International News

Activists protest at Ugandan embassy

Protesters gathered outside the Ugandan embassy in London Dec. 10 to call on the country’s government to repeal its anti-homosexuality bill.

According to the advocacy group OutRage!, almost 100 people attended the demonstration, including activists from Uganda, Zimbabwe and South Africa. Protesters held signs calling the law a “colonial hangover,” while others read: “Uganda! Hands off queers.”

Despite reports to the contrary, the proposed bill is designed to impose execution and life imprisonment on gays.

The keynote speakers were gay Ugandan John Bosco and straight Ugandan human-rights activist Michael Senyonjo.

Bosco was recently jailed in Uganda, after the British Home Office returned him to the country while he sought asylum in the U.K.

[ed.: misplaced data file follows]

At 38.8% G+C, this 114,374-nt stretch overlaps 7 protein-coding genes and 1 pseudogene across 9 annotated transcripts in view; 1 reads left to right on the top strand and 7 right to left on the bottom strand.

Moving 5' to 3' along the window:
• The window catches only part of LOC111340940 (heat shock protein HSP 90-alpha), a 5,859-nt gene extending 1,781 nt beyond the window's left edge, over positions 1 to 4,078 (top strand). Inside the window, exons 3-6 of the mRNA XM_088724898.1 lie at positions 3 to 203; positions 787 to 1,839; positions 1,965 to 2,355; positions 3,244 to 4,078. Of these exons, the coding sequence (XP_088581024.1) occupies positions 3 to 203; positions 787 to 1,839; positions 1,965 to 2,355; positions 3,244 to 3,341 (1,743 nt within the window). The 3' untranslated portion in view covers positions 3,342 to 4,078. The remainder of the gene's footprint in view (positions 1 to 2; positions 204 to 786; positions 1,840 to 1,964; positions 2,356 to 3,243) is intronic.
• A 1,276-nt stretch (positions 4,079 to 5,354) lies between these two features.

He condemned the antigay bill as “an attack on the civil liberties of all Ugandans,” denouncing it as “dividing Ugandans against each other and requiring people to report on their own family members who are gay.”

Senyonjo told the crowd: “In the last five years, we have seen Idi Amin return to Uganda and his name is [President] Yoweri Museveni. We cannot allow fascism to return to Uganda. He should leave power and go because he is not taking the country anywhere but to disaster.”

Peter Tatchell of OutRage! echoed this view.

“President Museveni is fast becoming the Robert Mugabe of Uganda, and that’s a threat to the civil rights of every Ugandan person — gay or straight, “ he said. “There’s a huge groundswell of public opinion that this bill goes way too far. Even people who say they’re against homosexuality say this bill is excessive and a threat to the human rights of all Ugandans. The Ugandan government should drop this law and abide by international human-rights legislation.”

Austria’s parliament OKs civil unions

Austria’s parliament has approved legalizing civil unions in the country.

Out of 174 lawmakers present, 110 voted in favor and 64 voted against.